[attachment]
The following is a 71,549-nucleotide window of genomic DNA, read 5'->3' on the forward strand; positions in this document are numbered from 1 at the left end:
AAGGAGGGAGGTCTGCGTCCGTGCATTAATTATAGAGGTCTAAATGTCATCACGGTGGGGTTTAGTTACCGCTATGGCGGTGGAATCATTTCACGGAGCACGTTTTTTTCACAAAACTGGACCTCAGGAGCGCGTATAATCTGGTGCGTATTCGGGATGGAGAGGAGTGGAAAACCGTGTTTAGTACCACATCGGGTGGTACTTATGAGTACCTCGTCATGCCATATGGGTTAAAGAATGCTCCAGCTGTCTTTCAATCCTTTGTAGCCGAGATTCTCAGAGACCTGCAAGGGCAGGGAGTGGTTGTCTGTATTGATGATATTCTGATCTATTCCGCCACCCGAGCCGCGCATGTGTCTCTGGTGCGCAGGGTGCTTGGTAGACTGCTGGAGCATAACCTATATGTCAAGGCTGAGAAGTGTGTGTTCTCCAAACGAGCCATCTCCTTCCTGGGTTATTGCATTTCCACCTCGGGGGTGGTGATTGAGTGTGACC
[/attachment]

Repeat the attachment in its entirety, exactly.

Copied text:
The following is a 71,549-nucleotide window of genomic DNA, read 5'->3' on the forward strand; positions in this document are numbered from 1 at the left end:
AAGGAGGGAGGTCTGCGTCCGTGCATTAATTATAGAGGTCTAAATGTCATCACGGTGGGGTTTAGTTACCGCTATGGCGGTGGAATCATTTCACGGAGCACGTTTTTTTCACAAAACTGGACCTCAGGAGCGCGTATAATCTGGTGCGTATTCGGGATGGAGAGGAGTGGAAAACCGTGTTTAGTACCACATCGGGTGGTACTTATGAGTACCTCGTCATGCCATATGGGTTAAAGAATGCTCCAGCTGTCTTTCAATCCTTTGTAGCCGAGATTCTCAGAGACCTGCAAGGGCAGGGAGTGGTTGTCTGTATTGATGATATTCTGATCTATTCCGCCACCCGAGCCGCGCATGTGTCTCTGGTGCGCAGGGTGCTTGGTAGACTGCTGGAGCATAACCTATATGTCAAGGCTGAGAAGTGTGTGTTCTCCAAACGAGCCATCTCCTTCCTGGGTTATTGCATTTCCACCTCGGGGGTGGTGATTGAGTGTGACC